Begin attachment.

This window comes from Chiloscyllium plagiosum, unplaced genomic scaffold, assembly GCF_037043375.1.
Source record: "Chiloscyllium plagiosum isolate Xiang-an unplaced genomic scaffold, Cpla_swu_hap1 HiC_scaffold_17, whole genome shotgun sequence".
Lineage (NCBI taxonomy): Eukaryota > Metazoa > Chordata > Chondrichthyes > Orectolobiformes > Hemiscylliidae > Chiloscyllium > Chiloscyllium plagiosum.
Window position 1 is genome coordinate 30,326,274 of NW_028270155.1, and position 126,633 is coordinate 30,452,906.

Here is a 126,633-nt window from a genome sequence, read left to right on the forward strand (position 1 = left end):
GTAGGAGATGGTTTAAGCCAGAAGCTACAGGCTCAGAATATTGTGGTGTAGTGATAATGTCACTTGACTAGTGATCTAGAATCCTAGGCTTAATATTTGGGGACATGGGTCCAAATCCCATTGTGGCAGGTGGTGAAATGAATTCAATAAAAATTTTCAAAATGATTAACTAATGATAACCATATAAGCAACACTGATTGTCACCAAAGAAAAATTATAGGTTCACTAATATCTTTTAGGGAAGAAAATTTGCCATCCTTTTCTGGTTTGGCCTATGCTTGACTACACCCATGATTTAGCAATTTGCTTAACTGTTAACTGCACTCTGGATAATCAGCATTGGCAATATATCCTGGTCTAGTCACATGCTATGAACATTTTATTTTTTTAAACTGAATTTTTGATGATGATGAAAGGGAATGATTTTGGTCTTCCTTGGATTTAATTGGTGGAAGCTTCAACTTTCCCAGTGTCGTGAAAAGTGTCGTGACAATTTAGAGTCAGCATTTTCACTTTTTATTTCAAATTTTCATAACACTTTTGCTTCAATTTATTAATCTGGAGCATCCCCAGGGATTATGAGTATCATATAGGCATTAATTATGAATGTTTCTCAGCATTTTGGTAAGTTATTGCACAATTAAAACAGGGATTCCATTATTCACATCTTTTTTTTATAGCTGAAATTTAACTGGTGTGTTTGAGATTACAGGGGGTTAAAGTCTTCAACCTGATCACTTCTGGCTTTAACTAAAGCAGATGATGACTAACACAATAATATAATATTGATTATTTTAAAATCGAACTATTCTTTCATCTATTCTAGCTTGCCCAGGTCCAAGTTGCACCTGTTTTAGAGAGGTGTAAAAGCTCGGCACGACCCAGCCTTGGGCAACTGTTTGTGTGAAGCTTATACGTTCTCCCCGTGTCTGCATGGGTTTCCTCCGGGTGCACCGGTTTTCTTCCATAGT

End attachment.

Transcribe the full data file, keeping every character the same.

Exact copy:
This window comes from Chiloscyllium plagiosum, unplaced genomic scaffold, assembly GCF_037043375.1.
Source record: "Chiloscyllium plagiosum isolate Xiang-an unplaced genomic scaffold, Cpla_swu_hap1 HiC_scaffold_17, whole genome shotgun sequence".
Lineage (NCBI taxonomy): Eukaryota > Metazoa > Chordata > Chondrichthyes > Orectolobiformes > Hemiscylliidae > Chiloscyllium > Chiloscyllium plagiosum.
Window position 1 is genome coordinate 30,326,274 of NW_028270155.1, and position 126,633 is coordinate 30,452,906.

Here is a 126,633-nt window from a genome sequence, read left to right on the forward strand (position 1 = left end):
GTAGGAGATGGTTTAAGCCAGAAGCTACAGGCTCAGAATATTGTGGTGTAGTGATAATGTCACTTGACTAGTGATCTAGAATCCTAGGCTTAATATTTGGGGACATGGGTCCAAATCCCATTGTGGCAGGTGGTGAAATGAATTCAATAAAAATTTTCAAAATGATTAACTAATGATAACCATATAAGCAACACTGATTGTCACCAAAGAAAAATTATAGGTTCACTAATATCTTTTAGGGAAGAAAATTTGCCATCCTTTTCTGGTTTGGCCTATGCTTGACTACACCCATGATTTAGCAATTTGCTTAACTGTTAACTGCACTCTGGATAATCAGCATTGGCAATATATCCTGGTCTAGTCACATGCTATGAACATTTTATTTTTTTAAACTGAATTTTTGATGATGATGAAAGGGAATGATTTTGGTCTTCCTTGGATTTAATTGGTGGAAGCTTCAACTTTCCCAGTGTCGTGAAAAGTGTCGTGACAATTTAGAGTCAGCATTTTCACTTTTTATTTCAAATTTTCATAACACTTTTGCTTCAATTTATTAATCTGGAGCATCCCCAGGGATTATGAGTATCATATAGGCATTAATTATGAATGTTTCTCAGCATTTTGGTAAGTTATTGCACAATTAAAACAGGGATTCCATTATTCACATCTTTTTTTTATAGCTGAAATTTAACTGGTGTGTTTGAGATTACAGGGGGTTAAAGTCTTCAACCTGATCACTTCTGGCTTTAACTAAAGCAGATGATGACTAACACAATAATATAATATTGATTATTTTAAAATCGAACTATTCTTTCATCTATTCTAGCTTGCCCAGGTCCAAGTTGCACCTGTTTTAGAGAGGTGTAAAAGCTCGGCACGACCCAGCCTTGGGCAACTGTTTGTGTGAAGCTTATACGTTCTCCCCGTGTCTGCATGGGTTTCCTCCGGGTGCACCGGTTTTCTTCCATAGT